Fall 2019 - LING 800 G100
Class Number: 2596
Delivery Method: In Person
Course Times + Location:
We 2:30 PM – 5:20 PM
RCB 7402, Burnaby
An overview of contemporary phonological theory and its relation to phonetics, morphology and psycholinguistics.
This course will establish foundations in contemporary phonological theory and analysis for graduate students. Analytical methods in Optimality Theory will be developed in some detail, as well as an assessment of the results of these approaches to grammar. The focus is how phonologists present and analyse evidence for and against phonological domains. By fully participating in the class and completing the principal work of the course, i.e. problem sets, critical reviews and presentations of contemporary and foundational literature and a final project, students will receive training in modern linguistic analysis and critical thinking.
- Paper presentations 30%
- Problems 15%
- Final Project 55%
Students should familiarize themselves with the Department's Standards on Class Management and Student Responsibilities at http://www.sfu.ca/linguistics/undergraduate/standards.html.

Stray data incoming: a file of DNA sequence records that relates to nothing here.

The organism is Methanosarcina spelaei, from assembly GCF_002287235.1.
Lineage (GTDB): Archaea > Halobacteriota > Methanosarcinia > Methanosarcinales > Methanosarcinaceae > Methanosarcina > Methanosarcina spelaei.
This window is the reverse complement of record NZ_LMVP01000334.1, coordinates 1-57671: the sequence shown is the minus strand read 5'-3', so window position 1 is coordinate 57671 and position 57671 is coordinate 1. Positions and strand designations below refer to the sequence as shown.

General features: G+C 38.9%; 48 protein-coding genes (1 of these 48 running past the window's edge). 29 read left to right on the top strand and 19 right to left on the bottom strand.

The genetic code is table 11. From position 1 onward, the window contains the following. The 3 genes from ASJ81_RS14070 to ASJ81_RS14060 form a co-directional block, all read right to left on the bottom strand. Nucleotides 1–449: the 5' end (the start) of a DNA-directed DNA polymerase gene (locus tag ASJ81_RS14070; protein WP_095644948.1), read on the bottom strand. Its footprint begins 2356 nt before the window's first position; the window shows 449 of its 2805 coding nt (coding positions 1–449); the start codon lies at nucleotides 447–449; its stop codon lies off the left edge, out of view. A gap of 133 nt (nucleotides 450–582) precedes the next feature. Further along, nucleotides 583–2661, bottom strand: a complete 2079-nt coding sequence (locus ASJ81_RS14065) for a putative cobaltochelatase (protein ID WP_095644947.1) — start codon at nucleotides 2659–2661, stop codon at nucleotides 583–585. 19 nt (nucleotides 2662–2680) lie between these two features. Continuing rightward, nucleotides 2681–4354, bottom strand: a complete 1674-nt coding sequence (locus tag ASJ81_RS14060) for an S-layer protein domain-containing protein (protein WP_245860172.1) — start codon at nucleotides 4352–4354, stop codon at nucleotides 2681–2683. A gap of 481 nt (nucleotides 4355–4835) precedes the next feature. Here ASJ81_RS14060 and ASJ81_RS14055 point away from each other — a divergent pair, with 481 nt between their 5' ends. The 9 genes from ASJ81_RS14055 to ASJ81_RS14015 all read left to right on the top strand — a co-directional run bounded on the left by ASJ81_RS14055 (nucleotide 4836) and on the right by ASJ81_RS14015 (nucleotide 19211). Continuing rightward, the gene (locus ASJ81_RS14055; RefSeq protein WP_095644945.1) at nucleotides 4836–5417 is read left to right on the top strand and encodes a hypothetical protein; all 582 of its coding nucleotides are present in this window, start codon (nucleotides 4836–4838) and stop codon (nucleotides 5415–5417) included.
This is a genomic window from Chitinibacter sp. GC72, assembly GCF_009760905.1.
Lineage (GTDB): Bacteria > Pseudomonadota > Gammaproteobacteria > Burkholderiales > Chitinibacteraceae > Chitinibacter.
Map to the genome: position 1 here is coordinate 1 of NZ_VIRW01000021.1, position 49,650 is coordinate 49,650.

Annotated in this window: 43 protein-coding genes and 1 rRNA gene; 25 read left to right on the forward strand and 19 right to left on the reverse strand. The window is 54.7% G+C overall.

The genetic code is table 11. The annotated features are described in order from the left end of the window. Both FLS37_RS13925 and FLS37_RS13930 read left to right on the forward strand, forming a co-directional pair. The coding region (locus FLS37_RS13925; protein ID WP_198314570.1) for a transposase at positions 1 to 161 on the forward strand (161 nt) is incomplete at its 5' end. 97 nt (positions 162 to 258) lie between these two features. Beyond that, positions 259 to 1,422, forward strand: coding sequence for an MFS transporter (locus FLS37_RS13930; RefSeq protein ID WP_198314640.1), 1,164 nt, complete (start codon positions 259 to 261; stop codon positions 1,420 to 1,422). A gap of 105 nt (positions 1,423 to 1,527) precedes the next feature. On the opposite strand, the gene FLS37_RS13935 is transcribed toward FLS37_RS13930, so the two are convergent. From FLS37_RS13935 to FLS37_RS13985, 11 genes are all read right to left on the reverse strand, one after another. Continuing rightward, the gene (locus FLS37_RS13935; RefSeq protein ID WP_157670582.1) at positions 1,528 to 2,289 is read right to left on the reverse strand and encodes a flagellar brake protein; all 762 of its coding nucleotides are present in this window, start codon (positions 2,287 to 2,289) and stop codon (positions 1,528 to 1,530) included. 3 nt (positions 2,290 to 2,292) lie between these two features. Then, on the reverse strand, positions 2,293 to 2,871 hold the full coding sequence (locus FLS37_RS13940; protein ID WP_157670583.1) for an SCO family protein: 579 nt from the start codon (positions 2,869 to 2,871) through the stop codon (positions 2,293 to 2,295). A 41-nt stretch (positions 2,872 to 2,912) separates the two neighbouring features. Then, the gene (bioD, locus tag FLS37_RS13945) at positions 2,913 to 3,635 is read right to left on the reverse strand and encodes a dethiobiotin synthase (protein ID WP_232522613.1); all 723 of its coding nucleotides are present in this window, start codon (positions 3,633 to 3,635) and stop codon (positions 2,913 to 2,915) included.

Please note that a grade of “FD” (Failed-Dishonesty) may be assigned as a penalty for academic dishonesty.
All student requests for accommodations for their religious practices must be made in writing by the end of the first week of classes or no later than one week after a student adds a course.
Students requiring accommodations as a result of a disability must contact the Centre for Accessible Learning (firstname.lastname@example.org).
Readings will be posted on Canvas.
Graduate Studies Notes:
Important dates and deadlines for graduate students are found here: http://www.sfu.ca/dean-gradstudies/current/important_dates/guidelines.html. The deadline to drop a course with a 100% refund is the end of week 2. The deadline to drop with no notation on your transcript is the end of week 3.
SFU’s Academic Integrity web site http://www.sfu.ca/students/academicintegrity.html is filled with information on what is meant by academic dishonesty, where you can find resources to help with your studies and the consequences of cheating. Check out the site for more information and videos that help explain the issues in plain English.
Each student is responsible for his or her conduct as it affects the University community. Academic dishonesty, in whatever form, is ultimately destructive of the values of the University. Furthermore, it is unfair and discouraging to the majority of students who pursue their studies honestly. Scholarly integrity is required of all members of the University. http://www.sfu.ca/policies/gazette/student/s10-01.html
ACADEMIC INTEGRITY: YOUR WORK, YOUR SUCCESS